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‘Nothing to stop’ CQC collecting GP ethnicity data, says BAPIO

‘Nothing to stop’ CQC collecting GP ethnicity data, says BAPIO

There is ‘nothing to stop’ the CQC collecting the ethnicity data of GP providers, the British Association of Physicians of Indian Origin (BAPIO) has said.

The CQC admitted this year that its inspection and monitoring methodology ‘may inadvertently disadvantage’ ethnic minority-run GP practices and lead to ‘inequities’.

But Pulse has learned that the CQC is still not collecting ethnicity data of GP providers, despite the regulator saying this time last year it was planning to collect and monitor the data.

The regulator said it is developing the capacity to monitor ethnicity data as part of a wider strategy and it is exploring how it can best use that data to give meaningful insights.

But BAPIO president Dr Ramesh Mehta told Pulse: ‘If they want to do it, there is nothing to stop them.’

He said: ‘They’re such an important regulatory body and it is their job to provide transparent, sensible information and work to the benefit of patients. What they’re doing is just the opposite.’ 

Dr Mehta said it is ‘common sense’ for the CQC to collect the ethnicity data of GP providers. 

He said: ‘Unless the CQC as the regulatory body has information as to what sort of ethnicity these doctors belong to, what are they serving, what type of population they are serving. How can they do justice in regulating these doctors?’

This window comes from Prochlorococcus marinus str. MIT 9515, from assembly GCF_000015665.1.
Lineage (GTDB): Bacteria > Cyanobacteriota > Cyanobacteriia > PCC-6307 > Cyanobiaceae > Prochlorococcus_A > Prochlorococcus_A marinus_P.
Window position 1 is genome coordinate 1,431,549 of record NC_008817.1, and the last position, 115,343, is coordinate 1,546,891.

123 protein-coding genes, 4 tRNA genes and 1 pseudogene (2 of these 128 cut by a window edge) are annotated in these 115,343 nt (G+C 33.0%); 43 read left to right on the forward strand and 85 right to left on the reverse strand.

He added: ‘We’ve been talking to them for [about] 10 years now. Every time we [do], they say, “Oh, we’re sorry. We’ll do this. We will do that.” Lots of promises, but what are the outcomes? Nothing. And how come things have not only not improved, but have gone worse.’

The CQC’s recent report noted that ‘full ethnicity data was not available for most practices’ and said the main reason for this was that ‘not all GPs working at a practice had reported their ethnicity to the GMC’.

It added: ‘Due to limitations in the data available to us from all partners in the system, we were unable to fully explore the nature of the relationship, or existence of any causal link, between ethnic minority-led GP practices and regulatory outcomes such as ratings and frequency of inspection.’

CQC chief inspector of primary medical services Rosie Benneyworth said at the latest CQC board meeting that the regulator ‘need[s] to get our data collection better’.

A survey by BAPIO last Autumn found that more than 70% of GPs from minority ethnic backgrounds would describe CQC inspections as ‘traumatic’.


Patrufini Duffy 15 March, 2022 8:25 pm

Basically, under Professor Field, Madan, Hunt and Stokes-Lampard you permitted and initiated a systematic and cunning persecution of underfunded, overscrutinised single-handed and small GP surgeries. You didn’t support them, you didn’t listen to them, you just came in and intimidated the nations carers – who weren’t some Harold Shipman, but someone that didn’t follow your hypothetical spreadsheets and “key indicator” tick boxes. You all tried to dust of your dirty hands and try run away, but the marks are still on you. Merely, to push your plan of “Primary Care at Scale”. Well done on that. The backbone of the NHS, culled. And disregarded to this day. They’ve gone now, and best health to them. Now you’re (what we say coloquially as) shafted. You can keep importing foreign doctors, and try to golden handshake, intimidate and shaft them, but that won’t last you very long. Because, you’ll get called out now. The word corruption and racism across the UK institutions, is the biggest disease of the state, that buddies deeply with the GMC and even RCGP. How shallow and deplorable. Whistleblowing, duty of candour, openness and honesty, such hipocrasy. An embarrassment, which is now coming to bite. Continually. And this doesn’t just apply to General Practice, to the care and nursing sector also. Keep the reports rolling and the soft talk of change, and “feedback”. It accounts for nothing, as the hierarchy itself is diseased.